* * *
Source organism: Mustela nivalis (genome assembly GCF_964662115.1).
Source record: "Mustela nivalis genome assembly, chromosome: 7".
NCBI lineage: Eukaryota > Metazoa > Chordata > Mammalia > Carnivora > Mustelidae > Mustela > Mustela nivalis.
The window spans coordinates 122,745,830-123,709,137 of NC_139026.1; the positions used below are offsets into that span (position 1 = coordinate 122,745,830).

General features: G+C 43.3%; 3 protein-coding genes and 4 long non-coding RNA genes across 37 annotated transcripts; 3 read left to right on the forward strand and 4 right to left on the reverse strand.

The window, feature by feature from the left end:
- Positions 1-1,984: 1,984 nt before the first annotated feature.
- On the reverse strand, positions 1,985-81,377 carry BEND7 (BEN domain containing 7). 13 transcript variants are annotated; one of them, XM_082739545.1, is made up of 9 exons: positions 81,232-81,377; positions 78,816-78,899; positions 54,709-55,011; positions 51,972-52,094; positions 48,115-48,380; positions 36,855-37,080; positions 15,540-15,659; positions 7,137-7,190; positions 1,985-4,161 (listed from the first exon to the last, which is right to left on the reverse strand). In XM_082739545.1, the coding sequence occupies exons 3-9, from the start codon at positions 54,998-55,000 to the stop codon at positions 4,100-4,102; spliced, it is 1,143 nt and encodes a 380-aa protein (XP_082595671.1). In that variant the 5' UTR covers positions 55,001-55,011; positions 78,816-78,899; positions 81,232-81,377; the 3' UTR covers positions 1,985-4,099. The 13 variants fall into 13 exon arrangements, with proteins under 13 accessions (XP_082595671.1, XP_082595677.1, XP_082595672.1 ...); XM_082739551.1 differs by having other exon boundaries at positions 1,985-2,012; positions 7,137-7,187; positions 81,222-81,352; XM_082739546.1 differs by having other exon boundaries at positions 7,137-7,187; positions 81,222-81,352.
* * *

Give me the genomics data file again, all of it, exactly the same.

Source organism: Mustela nivalis (genome assembly GCF_964662115.1).
Source record: "Mustela nivalis genome assembly, chromosome: 7".
NCBI lineage: Eukaryota > Metazoa > Chordata > Mammalia > Carnivora > Mustelidae > Mustela > Mustela nivalis.
The window spans coordinates 122,745,830-123,709,137 of NC_139026.1; the positions used below are offsets into that span (position 1 = coordinate 122,745,830).

General features: G+C 43.3%; 3 protein-coding genes and 4 long non-coding RNA genes across 37 annotated transcripts; 3 read left to right on the forward strand and 4 right to left on the reverse strand.

The window, feature by feature from the left end:
- Positions 1-1,984: 1,984 nt before the first annotated feature.
- On the reverse strand, positions 1,985-81,377 carry BEND7 (BEN domain containing 7). 13 transcript variants are annotated; one of them, XM_082739545.1, is made up of 9 exons: positions 81,232-81,377; positions 78,816-78,899; positions 54,709-55,011; positions 51,972-52,094; positions 48,115-48,380; positions 36,855-37,080; positions 15,540-15,659; positions 7,137-7,190; positions 1,985-4,161 (listed from the first exon to the last, which is right to left on the reverse strand). In XM_082739545.1, the coding sequence occupies exons 3-9, from the start codon at positions 54,998-55,000 to the stop codon at positions 4,100-4,102; spliced, it is 1,143 nt and encodes a 380-aa protein (XP_082595671.1). In that variant the 5' UTR covers positions 55,001-55,011; positions 78,816-78,899; positions 81,232-81,377; the 3' UTR covers positions 1,985-4,099. The 13 variants fall into 13 exon arrangements, with proteins under 13 accessions (XP_082595671.1, XP_082595677.1, XP_082595672.1 ...); XM_082739551.1 differs by having other exon boundaries at positions 1,985-2,012; positions 7,137-7,187; positions 81,222-81,352; XM_082739546.1 differs by having other exon boundaries at positions 7,137-7,187; positions 81,222-81,352.